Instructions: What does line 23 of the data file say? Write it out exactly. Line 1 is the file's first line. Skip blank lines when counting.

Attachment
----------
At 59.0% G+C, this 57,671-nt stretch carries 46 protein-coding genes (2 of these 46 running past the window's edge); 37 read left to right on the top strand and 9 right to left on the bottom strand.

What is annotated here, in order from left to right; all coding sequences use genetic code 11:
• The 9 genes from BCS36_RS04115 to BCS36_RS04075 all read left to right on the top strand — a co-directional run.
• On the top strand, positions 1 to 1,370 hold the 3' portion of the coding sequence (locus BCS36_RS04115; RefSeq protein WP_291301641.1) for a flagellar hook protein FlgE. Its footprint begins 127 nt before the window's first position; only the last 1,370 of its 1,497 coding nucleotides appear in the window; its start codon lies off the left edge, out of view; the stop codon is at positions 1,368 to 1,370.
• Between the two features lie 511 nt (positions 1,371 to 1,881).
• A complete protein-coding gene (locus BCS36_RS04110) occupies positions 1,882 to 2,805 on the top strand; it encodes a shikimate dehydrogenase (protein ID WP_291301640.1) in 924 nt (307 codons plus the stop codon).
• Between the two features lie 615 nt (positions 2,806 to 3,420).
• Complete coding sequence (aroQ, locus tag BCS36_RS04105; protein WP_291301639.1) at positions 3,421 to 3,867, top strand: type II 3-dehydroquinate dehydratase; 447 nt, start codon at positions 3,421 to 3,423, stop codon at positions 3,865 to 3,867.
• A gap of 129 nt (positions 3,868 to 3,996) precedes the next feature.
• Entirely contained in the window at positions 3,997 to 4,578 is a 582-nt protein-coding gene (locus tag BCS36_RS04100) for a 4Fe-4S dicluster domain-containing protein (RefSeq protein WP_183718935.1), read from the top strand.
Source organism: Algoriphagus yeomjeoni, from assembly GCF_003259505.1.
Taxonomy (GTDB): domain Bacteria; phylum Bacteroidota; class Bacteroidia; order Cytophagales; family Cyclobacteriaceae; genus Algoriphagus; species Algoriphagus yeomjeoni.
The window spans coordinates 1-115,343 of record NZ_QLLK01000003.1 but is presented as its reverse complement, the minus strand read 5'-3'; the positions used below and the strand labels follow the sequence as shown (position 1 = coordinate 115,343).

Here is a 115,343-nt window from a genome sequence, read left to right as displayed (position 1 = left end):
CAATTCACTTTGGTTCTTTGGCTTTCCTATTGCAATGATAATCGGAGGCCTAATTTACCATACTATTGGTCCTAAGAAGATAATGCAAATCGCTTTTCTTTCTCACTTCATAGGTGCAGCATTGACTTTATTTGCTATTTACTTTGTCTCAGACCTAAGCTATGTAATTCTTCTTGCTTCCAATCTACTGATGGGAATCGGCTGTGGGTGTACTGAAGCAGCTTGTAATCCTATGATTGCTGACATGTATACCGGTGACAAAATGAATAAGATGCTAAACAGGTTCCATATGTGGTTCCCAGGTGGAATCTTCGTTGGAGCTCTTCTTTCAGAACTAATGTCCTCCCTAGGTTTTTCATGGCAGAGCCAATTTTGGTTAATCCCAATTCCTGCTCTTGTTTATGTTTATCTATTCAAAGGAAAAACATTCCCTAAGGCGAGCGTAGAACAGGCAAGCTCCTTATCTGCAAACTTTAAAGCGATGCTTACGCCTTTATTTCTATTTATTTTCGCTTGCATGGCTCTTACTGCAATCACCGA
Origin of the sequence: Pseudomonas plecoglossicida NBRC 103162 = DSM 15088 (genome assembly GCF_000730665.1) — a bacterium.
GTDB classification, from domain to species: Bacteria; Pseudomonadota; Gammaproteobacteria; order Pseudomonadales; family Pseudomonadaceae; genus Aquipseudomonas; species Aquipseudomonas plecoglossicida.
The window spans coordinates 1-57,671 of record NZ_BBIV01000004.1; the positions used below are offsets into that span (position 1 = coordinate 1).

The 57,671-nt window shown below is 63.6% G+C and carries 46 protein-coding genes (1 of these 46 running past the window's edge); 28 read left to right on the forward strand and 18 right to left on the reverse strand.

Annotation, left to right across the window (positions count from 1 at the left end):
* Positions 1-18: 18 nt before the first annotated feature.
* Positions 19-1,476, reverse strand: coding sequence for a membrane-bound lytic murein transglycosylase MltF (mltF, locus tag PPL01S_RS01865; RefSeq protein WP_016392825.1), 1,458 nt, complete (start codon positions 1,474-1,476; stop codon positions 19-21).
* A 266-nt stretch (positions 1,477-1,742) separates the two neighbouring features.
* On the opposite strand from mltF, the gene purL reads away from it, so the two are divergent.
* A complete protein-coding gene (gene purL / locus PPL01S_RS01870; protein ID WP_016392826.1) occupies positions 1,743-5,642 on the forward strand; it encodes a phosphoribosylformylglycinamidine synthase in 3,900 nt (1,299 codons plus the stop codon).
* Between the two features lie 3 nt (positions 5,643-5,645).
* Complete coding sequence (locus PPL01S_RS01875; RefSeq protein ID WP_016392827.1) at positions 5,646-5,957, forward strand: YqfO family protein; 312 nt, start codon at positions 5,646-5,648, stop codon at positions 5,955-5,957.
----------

* A 266-nt stretch (positions 1,477-1,742) separates the two neighbouring features.